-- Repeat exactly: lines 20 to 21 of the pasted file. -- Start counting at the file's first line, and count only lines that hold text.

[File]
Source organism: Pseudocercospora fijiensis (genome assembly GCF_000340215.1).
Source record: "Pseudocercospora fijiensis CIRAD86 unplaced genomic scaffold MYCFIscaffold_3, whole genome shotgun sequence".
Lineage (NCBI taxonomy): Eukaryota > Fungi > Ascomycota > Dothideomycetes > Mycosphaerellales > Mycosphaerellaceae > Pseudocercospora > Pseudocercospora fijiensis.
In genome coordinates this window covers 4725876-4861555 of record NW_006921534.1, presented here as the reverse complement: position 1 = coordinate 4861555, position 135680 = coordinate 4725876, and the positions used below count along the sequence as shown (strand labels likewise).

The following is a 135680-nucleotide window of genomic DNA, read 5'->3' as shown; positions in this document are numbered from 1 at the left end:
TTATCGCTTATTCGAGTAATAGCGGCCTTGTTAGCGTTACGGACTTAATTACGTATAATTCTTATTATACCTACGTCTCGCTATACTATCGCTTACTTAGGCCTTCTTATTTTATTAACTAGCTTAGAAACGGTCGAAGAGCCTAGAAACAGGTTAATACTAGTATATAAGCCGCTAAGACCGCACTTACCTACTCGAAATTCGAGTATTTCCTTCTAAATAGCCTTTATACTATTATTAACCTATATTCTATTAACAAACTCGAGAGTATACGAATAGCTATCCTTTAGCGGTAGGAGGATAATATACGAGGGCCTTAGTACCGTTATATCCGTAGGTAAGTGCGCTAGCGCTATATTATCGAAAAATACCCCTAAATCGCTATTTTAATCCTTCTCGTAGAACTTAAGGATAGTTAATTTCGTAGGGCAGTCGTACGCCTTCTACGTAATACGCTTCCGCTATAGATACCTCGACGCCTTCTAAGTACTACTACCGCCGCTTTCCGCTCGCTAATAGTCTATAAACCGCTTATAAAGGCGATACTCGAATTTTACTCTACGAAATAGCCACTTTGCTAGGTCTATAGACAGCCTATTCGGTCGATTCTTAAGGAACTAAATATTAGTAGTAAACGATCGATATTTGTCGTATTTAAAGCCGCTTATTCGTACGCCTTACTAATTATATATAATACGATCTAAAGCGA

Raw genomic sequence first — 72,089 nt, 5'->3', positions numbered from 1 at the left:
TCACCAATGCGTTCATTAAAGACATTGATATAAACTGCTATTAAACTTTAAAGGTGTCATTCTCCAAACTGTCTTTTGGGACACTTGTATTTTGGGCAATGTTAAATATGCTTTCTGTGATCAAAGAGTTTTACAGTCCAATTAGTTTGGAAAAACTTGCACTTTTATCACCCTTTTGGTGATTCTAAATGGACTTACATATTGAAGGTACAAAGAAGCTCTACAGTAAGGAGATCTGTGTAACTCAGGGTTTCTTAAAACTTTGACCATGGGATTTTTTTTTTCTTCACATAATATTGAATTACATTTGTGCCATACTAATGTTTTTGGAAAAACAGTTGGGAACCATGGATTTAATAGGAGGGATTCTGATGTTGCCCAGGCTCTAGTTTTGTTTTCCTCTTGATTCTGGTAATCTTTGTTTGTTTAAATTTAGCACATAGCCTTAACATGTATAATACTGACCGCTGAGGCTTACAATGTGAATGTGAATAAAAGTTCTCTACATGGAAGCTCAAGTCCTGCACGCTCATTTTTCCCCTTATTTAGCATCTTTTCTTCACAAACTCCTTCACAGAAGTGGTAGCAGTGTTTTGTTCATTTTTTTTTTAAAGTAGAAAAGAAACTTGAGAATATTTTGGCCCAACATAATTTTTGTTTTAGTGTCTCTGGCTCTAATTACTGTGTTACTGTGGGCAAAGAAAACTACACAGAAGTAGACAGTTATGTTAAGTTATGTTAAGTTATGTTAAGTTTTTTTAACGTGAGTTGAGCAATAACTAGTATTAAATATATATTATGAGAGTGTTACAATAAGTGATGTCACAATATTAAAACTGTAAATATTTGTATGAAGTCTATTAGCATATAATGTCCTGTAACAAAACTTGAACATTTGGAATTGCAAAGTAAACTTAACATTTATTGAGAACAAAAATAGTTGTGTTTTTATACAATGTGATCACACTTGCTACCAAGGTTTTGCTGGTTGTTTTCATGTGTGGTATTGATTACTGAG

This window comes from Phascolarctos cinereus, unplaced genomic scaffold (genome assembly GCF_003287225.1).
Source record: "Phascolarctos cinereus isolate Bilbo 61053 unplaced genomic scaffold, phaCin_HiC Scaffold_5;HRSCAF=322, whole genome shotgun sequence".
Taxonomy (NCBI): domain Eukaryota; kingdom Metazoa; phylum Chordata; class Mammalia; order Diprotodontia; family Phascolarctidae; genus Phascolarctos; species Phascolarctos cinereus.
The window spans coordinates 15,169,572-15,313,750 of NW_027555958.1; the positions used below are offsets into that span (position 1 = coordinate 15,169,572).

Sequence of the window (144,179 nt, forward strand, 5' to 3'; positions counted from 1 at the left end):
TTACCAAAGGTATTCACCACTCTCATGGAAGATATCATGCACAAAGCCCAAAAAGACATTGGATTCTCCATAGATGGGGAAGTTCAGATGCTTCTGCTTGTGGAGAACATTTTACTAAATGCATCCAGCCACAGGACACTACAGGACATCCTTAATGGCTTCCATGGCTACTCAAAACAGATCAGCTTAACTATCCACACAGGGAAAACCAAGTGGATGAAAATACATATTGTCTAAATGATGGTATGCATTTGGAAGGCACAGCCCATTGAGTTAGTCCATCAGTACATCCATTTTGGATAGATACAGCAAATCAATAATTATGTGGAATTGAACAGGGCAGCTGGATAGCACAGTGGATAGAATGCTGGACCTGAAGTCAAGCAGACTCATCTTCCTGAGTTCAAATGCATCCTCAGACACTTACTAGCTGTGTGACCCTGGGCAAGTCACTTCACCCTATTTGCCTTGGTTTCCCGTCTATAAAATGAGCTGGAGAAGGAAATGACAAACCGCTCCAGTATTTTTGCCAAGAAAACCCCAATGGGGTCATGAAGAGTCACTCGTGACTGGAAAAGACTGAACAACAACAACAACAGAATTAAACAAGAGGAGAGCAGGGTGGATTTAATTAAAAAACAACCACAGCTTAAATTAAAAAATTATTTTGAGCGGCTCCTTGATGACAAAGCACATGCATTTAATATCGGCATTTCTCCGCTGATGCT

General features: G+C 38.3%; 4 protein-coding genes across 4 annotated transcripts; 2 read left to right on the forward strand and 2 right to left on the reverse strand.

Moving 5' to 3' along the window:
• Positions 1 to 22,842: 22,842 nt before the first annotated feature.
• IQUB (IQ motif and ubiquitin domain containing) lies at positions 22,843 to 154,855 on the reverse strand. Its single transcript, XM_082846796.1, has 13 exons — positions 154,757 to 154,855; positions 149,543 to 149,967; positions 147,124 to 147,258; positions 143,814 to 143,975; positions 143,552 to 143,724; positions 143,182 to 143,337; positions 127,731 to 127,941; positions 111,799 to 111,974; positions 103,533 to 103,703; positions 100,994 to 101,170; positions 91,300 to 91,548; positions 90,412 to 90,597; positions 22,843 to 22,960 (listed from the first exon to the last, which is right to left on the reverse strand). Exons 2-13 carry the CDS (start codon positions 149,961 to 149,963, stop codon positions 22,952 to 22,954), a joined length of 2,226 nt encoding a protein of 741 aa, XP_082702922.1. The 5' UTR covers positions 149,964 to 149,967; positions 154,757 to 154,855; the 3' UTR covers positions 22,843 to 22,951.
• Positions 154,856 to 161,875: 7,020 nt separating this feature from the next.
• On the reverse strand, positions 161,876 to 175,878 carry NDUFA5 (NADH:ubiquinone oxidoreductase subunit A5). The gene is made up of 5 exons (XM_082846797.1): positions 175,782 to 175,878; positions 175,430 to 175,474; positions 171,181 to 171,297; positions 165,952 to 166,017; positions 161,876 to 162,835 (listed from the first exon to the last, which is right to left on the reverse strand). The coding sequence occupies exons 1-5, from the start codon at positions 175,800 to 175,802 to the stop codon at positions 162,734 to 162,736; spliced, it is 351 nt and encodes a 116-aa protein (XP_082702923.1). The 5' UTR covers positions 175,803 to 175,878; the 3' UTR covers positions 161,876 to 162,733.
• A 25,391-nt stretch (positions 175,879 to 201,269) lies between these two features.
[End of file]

• On the reverse strand, positions 161,876 to 175,878 carry NDUFA5 (NADH:ubiquinone oxidoreductase subunit A5). The gene is made up of 5 exons (XM_082846797.1): positions 175,782 to 175,878; positions 175,430 to 175,474; positions 171,181 to 171,297; positions 165,952 to 166,017; positions 161,876 to 162,835 (listed from the first exon to the last, which is right to left on the reverse strand). The coding sequence occupies exons 1-5, from the start codon at positions 175,800 to 175,802 to the stop codon at positions 162,734 to 162,736; spliced, it is 351 nt and encodes a 116-aa protein (XP_082702923.1). The 5' UTR covers positions 175,803 to 175,878; the 3' UTR covers positions 161,876 to 162,733.
• A 25,391-nt stretch (positions 175,879 to 201,269) lies between these two features.